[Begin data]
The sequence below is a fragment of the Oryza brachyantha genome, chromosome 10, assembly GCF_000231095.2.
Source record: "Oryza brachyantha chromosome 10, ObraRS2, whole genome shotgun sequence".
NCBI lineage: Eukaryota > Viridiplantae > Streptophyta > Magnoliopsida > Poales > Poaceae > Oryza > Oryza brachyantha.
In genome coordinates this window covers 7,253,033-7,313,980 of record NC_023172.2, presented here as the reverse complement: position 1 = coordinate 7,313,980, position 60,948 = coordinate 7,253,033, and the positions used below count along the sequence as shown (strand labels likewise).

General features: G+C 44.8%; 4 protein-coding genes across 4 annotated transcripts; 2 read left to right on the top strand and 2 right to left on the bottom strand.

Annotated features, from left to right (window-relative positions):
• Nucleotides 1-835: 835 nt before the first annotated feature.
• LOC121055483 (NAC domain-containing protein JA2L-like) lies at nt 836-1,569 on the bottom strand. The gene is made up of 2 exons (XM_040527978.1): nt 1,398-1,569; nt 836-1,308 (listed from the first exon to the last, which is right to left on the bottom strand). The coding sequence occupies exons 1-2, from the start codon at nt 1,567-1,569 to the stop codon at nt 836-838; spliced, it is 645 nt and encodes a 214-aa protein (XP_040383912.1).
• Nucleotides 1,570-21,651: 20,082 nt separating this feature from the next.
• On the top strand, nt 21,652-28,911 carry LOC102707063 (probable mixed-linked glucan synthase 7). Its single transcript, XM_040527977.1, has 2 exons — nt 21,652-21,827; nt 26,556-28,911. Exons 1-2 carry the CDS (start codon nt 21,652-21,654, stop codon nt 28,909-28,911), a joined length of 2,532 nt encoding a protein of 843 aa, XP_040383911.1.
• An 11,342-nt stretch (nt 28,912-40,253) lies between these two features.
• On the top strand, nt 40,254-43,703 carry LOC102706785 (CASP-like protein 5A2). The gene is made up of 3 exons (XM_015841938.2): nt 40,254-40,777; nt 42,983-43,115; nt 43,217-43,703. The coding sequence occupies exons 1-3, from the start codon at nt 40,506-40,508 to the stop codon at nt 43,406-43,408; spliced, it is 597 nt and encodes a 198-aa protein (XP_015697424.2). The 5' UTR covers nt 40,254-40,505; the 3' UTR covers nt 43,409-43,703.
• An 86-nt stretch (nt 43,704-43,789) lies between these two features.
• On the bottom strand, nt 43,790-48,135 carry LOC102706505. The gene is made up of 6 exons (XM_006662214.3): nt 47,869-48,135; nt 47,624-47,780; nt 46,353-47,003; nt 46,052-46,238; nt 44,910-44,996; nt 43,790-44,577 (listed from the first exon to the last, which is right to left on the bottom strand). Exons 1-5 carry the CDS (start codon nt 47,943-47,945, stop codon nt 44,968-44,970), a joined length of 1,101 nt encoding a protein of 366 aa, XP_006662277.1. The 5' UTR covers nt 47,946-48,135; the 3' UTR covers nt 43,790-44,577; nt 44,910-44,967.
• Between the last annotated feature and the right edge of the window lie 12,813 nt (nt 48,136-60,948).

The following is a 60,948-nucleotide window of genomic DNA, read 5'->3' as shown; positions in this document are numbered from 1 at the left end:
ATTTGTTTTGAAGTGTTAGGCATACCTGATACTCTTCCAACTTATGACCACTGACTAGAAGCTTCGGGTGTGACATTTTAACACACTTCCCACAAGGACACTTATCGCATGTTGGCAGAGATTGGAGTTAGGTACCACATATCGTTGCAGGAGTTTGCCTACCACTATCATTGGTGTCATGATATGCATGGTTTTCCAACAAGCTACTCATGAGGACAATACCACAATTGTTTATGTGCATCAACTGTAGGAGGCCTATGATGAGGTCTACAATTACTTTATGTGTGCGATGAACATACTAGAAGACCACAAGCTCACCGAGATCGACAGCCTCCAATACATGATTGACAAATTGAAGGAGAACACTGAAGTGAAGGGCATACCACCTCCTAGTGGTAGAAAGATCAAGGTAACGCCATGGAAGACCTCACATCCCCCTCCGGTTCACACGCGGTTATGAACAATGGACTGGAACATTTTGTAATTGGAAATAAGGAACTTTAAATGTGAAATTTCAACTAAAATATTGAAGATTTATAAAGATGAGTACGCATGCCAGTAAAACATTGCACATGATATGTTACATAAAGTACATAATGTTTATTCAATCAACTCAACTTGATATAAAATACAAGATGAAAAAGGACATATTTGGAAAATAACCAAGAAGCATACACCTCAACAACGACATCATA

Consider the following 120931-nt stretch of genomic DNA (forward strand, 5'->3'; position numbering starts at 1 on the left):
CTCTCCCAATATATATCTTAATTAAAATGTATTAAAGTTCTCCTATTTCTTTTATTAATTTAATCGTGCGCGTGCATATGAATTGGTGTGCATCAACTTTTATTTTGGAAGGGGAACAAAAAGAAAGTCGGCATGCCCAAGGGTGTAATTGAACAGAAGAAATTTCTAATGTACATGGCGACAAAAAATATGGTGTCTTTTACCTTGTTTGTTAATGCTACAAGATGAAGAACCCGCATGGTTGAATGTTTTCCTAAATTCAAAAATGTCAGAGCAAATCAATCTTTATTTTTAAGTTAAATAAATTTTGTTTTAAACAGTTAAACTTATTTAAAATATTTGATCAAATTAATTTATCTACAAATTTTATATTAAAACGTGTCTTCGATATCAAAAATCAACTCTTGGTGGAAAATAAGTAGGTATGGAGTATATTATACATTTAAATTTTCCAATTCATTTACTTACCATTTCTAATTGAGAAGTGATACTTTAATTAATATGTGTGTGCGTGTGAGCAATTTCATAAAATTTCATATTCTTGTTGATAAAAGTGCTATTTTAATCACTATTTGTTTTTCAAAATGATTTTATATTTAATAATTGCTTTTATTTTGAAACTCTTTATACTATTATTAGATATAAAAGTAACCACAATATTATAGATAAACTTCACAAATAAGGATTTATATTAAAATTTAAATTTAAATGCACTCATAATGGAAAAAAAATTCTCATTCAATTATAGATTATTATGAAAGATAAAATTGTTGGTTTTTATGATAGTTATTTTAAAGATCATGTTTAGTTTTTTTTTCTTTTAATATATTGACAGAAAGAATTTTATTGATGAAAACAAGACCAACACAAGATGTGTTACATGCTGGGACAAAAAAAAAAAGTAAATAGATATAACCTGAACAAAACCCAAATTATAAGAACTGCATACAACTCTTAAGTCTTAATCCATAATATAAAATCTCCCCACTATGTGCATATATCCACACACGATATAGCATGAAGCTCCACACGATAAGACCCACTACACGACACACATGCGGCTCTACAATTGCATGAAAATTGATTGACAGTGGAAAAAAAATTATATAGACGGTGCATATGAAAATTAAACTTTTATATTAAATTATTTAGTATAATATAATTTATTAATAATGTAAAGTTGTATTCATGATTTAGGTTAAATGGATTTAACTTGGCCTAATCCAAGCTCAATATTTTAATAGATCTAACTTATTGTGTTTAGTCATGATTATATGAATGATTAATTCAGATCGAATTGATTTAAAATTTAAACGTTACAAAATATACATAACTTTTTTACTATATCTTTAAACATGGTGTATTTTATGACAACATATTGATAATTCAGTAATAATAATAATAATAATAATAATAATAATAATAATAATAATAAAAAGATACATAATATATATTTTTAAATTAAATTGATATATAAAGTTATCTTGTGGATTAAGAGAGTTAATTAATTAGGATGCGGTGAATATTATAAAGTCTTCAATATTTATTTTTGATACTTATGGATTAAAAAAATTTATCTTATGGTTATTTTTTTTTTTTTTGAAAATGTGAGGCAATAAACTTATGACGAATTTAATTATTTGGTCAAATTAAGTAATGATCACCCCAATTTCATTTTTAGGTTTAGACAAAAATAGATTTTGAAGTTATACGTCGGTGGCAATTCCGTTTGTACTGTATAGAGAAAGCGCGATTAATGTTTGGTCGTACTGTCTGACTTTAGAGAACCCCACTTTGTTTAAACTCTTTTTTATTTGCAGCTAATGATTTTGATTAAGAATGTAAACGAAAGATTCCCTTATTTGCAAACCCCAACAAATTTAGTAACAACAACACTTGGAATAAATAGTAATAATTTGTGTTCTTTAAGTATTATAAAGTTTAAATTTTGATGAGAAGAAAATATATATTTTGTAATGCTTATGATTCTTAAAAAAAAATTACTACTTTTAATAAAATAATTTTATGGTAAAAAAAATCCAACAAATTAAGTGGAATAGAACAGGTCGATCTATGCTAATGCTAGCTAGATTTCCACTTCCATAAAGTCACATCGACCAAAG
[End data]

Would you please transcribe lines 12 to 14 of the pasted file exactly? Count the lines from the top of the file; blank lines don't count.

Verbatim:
• On the top strand, nt 40,254-43,703 carry LOC102706785 (CASP-like protein 5A2). The gene is made up of 3 exons (XM_015841938.2): nt 40,254-40,777; nt 42,983-43,115; nt 43,217-43,703. The coding sequence occupies exons 1-3, from the start codon at nt 40,506-40,508 to the stop codon at nt 43,406-43,408; spliced, it is 597 nt and encodes a 198-aa protein (XP_015697424.2). The 5' UTR covers nt 40,254-40,505; the 3' UTR covers nt 43,409-43,703.
• An 86-nt stretch (nt 43,704-43,789) lies between these two features.
• On the bottom strand, nt 43,790-48,135 carry LOC102706505. The gene is made up of 6 exons (XM_006662214.3): nt 47,869-48,135; nt 47,624-47,780; nt 46,353-47,003; nt 46,052-46,238; nt 44,910-44,996; nt 43,790-44,577 (listed from the first exon to the last, which is right to left on the bottom strand). Exons 1-5 carry the CDS (start codon nt 47,943-47,945, stop codon nt 44,968-44,970), a joined length of 1,101 nt encoding a protein of 366 aa, XP_006662277.1. The 5' UTR covers nt 47,946-48,135; the 3' UTR covers nt 43,790-44,577; nt 44,910-44,967.